Yesterday Vision Vancouver released its final report on Housing Affordability in Vancouver. Shortly after being elected for a second term, Vision created an Affordability Task Force to address issues of housing affordability. The high-profile Task Force was co-chaired by the Mayor and right wing millionaire developer Olga Ilich, a former member of Gordon Campbell’s cabinet. The remaining members were comprised of fourteen Vision appointees drawn from the development industry: prominent developers, landlord lobbyists and industry insiders. Not a single renter or renter representative was appointed to the Task Force, despite the fact that renters — making up 55% of the city’s population — are the worst affected by the housing crisis.

For a long time Vancouver elites have struggled to square the circle of how to produce housing affordability without negatively affecting developer profits and property owners’ interests. The Task Force has proved no different in encountering this clash between ideal and reality, vexed by the challenge of balancing profitability with public anger about the housing crisis. That contradiction is the sharp rock upon which the Task Force is now shipwrecked. Despite Olga Ilich’s statement that “the biggest cost in Vancouver is the cost of land,” the Mayor admitted yesterday to the Province that he “doesn’t see the affordability plan having a broad impact on land values in Vancouver.”

The final recommendations of the Task Force show little advance from the neoliberal recommendations offered in the interim recommendations of last March. The first, and arguably the most disastrous for deregulating the private housing market, is a recommendation that planners abandon the city’s Inclusionary Zoning requirements. “The City’s current inclusionary zoning policy requires developers to set aside 20% of land for affordable housing,” the report states. “While this approach creates the opportunity for affordable housing development…a different approach will be needed to deliver affordability.”

Current city by-laws require 20% non-market housing in all new large-scale development projects, as well as in the DEOD (Downtown Eastside Oppenheimer District). This year, however, inclusionary zoning policies have already been flouted by major city council decisions, including 800 Griffiths Way, “market rent” social housing at 955 East Hastings, and the decision to rent “social housing” for $900 per month at Sequel 138 Pantages redevelopment. The Task Force recommendation goes a step further in pushing council to put the deregulation approach into writing, thereby further lowering the bar for maintaining safeguards against privatization. The Mainlander has warned as far back as January 2011 that Vision Vancouver was planning to remove inclusionary zoning in Vancouver. This proposal will only make Vancouver more unaffordable for the long-term.


EDITORIAL INTRODUCTION| The first part of Nathan Crompton’s three-part essay introduced the history of anti-asian racism in Vancouver, while the second part focused on contemporary versions of scapegoating in Vancouver culture. But if racism and scapegoating are used to hide reality, the following essay asks a simpler question: what is the reality it hides? Behind the “empty signifiers” of culture and its discourses, what exactly is happening on the ground in Vancouver?

Despite constant invocations of “the Chinese” in debates on the housing crisis, a full third of all people living in poverty in Vancouver are Chinese. Today, in the shifting world of the city’s diverse neighborhoods, the gentrification of East Vancouver is in fact having its most direct effect on immigrants and racialized communities. Crompton draws from countless academic publications and recent demographic studies to reveal that the complex diversions of scapegoating conceal the racial and class divisions that define contemporary Vancouver.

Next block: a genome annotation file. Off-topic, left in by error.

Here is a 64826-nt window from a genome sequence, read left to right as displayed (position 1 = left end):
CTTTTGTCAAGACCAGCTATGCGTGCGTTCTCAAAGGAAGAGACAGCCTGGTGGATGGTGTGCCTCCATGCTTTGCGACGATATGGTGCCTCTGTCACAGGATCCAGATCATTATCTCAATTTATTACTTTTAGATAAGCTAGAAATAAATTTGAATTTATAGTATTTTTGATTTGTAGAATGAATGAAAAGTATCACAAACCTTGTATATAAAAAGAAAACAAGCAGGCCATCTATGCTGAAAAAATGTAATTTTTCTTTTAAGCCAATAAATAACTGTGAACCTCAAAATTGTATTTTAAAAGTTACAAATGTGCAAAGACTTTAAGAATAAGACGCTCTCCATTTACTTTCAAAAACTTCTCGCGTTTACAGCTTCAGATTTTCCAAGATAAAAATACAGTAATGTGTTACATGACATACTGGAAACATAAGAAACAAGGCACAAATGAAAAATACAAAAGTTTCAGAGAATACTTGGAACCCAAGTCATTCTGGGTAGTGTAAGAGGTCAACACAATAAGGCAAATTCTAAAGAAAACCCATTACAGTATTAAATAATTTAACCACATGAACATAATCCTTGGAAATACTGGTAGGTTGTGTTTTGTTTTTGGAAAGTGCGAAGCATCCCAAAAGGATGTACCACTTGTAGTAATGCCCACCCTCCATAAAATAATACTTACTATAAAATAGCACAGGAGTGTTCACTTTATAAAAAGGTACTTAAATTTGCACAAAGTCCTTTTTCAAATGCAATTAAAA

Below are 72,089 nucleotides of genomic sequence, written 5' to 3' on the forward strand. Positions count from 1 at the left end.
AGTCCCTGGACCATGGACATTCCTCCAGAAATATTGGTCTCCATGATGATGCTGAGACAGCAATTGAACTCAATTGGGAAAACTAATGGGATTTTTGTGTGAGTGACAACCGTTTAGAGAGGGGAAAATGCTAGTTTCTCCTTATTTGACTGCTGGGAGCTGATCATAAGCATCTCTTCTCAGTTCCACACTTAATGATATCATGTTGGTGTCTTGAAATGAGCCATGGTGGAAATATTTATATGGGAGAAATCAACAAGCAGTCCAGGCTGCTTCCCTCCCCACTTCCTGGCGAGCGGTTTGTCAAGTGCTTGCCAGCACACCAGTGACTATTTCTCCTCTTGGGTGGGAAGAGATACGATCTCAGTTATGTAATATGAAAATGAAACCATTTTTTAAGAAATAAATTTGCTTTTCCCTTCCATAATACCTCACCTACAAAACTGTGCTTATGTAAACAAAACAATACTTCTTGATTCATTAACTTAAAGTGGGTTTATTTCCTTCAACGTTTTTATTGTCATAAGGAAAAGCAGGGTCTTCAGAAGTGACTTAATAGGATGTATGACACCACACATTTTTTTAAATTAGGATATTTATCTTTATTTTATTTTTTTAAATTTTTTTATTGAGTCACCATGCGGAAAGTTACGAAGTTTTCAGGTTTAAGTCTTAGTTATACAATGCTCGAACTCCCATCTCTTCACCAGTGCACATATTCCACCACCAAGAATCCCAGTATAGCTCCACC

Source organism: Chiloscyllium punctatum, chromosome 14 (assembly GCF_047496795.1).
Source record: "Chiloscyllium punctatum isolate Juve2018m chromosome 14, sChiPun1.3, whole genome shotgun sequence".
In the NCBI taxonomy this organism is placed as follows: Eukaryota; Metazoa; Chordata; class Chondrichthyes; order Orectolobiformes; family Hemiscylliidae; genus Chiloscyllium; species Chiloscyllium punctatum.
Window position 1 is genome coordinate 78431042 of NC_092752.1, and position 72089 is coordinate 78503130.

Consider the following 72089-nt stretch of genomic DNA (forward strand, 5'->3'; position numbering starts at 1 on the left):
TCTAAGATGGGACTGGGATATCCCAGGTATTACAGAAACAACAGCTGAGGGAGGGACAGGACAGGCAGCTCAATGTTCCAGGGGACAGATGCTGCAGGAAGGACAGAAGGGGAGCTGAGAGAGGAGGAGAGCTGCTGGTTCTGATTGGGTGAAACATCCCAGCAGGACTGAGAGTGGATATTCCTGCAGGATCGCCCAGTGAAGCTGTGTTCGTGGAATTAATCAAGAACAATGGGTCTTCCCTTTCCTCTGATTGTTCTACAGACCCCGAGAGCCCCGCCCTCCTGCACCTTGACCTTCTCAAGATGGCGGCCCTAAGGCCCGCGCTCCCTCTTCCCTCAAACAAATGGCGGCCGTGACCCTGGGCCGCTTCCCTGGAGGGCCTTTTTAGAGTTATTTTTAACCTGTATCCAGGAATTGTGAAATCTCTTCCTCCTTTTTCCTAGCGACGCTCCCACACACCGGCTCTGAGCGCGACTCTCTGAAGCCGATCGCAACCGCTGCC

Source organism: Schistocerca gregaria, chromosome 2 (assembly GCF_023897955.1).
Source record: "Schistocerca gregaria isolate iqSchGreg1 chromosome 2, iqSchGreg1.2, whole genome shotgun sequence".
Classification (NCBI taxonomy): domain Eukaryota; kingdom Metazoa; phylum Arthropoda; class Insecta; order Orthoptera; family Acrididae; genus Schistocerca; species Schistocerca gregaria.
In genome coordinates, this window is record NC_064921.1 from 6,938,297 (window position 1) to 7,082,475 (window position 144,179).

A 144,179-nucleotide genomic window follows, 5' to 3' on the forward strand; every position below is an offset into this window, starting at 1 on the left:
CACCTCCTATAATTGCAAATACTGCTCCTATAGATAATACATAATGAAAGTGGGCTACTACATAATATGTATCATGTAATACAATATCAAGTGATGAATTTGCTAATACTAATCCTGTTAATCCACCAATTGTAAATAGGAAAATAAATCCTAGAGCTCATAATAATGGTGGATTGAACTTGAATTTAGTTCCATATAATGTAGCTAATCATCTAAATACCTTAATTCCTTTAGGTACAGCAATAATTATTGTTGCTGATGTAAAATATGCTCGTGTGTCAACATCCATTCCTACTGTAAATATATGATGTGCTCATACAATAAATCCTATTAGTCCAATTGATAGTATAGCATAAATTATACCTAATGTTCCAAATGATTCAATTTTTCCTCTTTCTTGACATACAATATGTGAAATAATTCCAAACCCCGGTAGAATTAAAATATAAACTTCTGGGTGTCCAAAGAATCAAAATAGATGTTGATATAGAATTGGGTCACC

Ground Zero: Mount Pleasant

The signs are difficult to ignore for anyone taking a walk down Main Street. Since at least 2008, the Mount Pleasant neighborhood has experienced a renewed wave of gentrification. Major shifts in the movement of capital have brought a sea-change in the number of rental apartments upgraded, renovicted, converted into strata condos, or altogether demolished to make way for new condo towers. High-end storefronts and promotional materials from the local BIA give an impression of a settled middle-class neighborhood, and the image depicted by local boosterism is slowly in the process of matching up with a new reality. But yet the hype also tells us surprisingly little about the neighborhood. At this stage of gentrification, image-making still lacks control over the world it might hope to represent. A vast majority of residents in the North Mount Pleasant area are renters (70%), most of them first and second-generation immigrants (58%).[1] Despite being put in the unforgiving cross-hairs of gentrification, and despite superficial appearances suggesting urban lifestyle and conspicuous consumption, Mount Pleasant is today a proud and alive immigrant neighborhood.


EDITORAL INTRODUCTION | From the start, Vancouver has been marked by a history of racism against Chinese and Asian immigrants, a fact which few commentators can overlook (although not few enough, as this article demonstrates in its sharp critique of Vancouver Courier columnist Mark Hasiuk). Part I of this three-part essay by Nathan Crompton reaches into contemporary Vancouver to find that despite the passage of time, original assumptions and archetypes of race and class have proven indispensable for an ongoing history of scapegoating – a history that has, according to Crompton, reached a peak in today’s discussion of housing in Vancouver. Far from signaling the simple break away from the city’s colonial past, the mystical real-estate economy proves fertile grounds for the re-capitulation of the time-tested logic of political scapegoating. This three-part essay is sure to have an impact not only for its use of historical and empirical research to blow the lid off assumptions that Vancouver’s housing crisis can be explained by Asian capital, but for its direct critique of household politicians and commentators. From Sandy Garossino to Gregor Robertson, few are spared in this militant clarion-call to move beyond the present by clearing out the skeletons of history.